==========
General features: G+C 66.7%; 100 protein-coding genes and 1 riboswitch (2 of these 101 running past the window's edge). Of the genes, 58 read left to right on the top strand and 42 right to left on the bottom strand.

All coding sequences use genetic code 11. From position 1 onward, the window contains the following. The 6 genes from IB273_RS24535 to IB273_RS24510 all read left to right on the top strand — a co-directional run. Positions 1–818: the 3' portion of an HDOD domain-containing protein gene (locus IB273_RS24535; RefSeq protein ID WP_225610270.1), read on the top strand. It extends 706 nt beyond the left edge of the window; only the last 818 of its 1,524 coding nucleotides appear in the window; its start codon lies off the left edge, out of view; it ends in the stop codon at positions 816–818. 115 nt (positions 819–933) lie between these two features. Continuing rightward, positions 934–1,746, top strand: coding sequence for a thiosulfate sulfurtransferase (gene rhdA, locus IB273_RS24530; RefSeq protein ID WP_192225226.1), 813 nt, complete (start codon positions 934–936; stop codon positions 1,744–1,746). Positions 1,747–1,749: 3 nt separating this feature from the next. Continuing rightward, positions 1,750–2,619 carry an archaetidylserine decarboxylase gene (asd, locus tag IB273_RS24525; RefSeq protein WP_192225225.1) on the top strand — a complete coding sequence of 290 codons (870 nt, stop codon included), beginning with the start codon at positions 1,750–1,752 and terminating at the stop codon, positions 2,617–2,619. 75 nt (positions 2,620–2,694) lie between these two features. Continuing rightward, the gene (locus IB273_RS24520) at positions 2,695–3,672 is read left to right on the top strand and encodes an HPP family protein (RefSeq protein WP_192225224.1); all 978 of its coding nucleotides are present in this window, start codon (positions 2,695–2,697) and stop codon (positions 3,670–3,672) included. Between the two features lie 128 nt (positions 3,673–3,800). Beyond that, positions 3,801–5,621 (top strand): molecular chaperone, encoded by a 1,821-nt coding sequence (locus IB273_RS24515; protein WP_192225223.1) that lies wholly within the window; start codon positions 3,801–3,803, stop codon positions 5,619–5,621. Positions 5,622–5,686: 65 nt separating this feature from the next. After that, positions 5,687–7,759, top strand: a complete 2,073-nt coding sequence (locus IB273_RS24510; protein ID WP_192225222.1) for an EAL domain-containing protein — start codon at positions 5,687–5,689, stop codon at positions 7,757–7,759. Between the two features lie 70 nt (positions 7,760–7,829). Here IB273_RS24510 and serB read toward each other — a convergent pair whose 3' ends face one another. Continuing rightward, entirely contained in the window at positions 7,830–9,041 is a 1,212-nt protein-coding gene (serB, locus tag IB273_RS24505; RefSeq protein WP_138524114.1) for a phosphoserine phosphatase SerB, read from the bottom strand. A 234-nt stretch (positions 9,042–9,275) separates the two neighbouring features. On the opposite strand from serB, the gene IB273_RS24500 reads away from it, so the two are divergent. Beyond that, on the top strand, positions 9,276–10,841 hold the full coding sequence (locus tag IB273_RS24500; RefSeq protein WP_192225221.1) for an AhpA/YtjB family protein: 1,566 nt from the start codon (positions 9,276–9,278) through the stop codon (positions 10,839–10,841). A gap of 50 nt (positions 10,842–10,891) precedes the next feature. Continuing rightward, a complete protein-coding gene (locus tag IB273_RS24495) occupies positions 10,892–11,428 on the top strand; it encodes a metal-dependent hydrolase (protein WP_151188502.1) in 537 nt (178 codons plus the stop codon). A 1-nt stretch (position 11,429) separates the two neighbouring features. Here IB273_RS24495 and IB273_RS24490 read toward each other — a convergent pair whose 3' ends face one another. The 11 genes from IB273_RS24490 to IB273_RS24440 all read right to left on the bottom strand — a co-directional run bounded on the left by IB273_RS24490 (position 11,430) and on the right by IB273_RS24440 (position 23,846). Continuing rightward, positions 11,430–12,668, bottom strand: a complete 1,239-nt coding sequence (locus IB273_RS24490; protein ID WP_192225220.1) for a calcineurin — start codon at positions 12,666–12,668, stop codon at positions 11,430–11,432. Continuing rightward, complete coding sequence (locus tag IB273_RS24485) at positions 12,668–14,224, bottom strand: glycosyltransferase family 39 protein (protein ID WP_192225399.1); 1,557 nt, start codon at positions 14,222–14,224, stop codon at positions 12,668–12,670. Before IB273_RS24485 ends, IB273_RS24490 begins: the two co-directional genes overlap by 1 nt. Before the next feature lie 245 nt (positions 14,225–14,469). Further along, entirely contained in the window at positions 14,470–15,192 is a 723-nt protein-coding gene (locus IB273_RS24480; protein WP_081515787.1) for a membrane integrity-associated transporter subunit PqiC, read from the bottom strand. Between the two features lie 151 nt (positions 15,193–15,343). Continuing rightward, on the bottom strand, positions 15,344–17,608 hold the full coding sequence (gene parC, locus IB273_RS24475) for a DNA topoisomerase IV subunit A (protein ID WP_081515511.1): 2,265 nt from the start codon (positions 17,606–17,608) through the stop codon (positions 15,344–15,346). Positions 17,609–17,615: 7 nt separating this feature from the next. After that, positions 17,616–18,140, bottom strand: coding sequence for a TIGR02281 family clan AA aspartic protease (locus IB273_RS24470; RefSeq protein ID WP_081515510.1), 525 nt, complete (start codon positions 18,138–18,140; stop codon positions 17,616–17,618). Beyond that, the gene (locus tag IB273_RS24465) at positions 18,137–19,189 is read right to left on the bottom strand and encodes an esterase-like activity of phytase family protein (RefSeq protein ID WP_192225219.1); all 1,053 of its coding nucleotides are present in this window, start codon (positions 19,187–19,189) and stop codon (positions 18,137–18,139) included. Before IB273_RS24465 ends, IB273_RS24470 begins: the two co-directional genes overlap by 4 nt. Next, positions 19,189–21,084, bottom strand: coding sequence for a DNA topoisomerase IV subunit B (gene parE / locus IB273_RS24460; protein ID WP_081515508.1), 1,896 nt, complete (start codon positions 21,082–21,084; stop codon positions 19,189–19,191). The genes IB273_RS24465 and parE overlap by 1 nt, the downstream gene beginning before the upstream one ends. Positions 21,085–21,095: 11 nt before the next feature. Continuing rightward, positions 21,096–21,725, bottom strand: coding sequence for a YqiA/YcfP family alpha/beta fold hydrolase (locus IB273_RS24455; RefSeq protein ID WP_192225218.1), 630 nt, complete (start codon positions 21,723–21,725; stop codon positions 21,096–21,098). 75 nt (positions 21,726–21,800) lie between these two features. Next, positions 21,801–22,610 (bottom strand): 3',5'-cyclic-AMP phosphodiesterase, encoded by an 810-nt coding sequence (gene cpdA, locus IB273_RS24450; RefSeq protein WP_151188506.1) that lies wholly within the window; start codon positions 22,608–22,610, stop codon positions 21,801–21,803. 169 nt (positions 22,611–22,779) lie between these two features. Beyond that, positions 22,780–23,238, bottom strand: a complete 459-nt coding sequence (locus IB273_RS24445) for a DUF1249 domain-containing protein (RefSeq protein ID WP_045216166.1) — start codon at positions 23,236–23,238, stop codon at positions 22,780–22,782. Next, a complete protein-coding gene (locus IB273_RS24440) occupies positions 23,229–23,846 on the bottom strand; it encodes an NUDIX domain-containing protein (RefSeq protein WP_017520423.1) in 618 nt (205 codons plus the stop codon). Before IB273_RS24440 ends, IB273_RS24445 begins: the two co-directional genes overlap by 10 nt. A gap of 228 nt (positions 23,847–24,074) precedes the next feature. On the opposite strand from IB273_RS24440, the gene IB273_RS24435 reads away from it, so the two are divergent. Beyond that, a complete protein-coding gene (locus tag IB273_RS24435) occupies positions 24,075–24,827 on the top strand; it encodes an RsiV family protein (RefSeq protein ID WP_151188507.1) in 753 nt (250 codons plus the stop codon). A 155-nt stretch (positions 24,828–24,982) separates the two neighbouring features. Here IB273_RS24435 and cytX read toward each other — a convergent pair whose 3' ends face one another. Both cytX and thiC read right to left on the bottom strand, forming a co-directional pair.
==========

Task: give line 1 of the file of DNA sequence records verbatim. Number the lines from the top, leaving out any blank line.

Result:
General features: G+C 66.7%; 100 protein-coding genes and 1 riboswitch (2 of these 101 running past the window's edge). Of the genes, 58 read left to right on the top strand and 42 right to left on the bottom strand.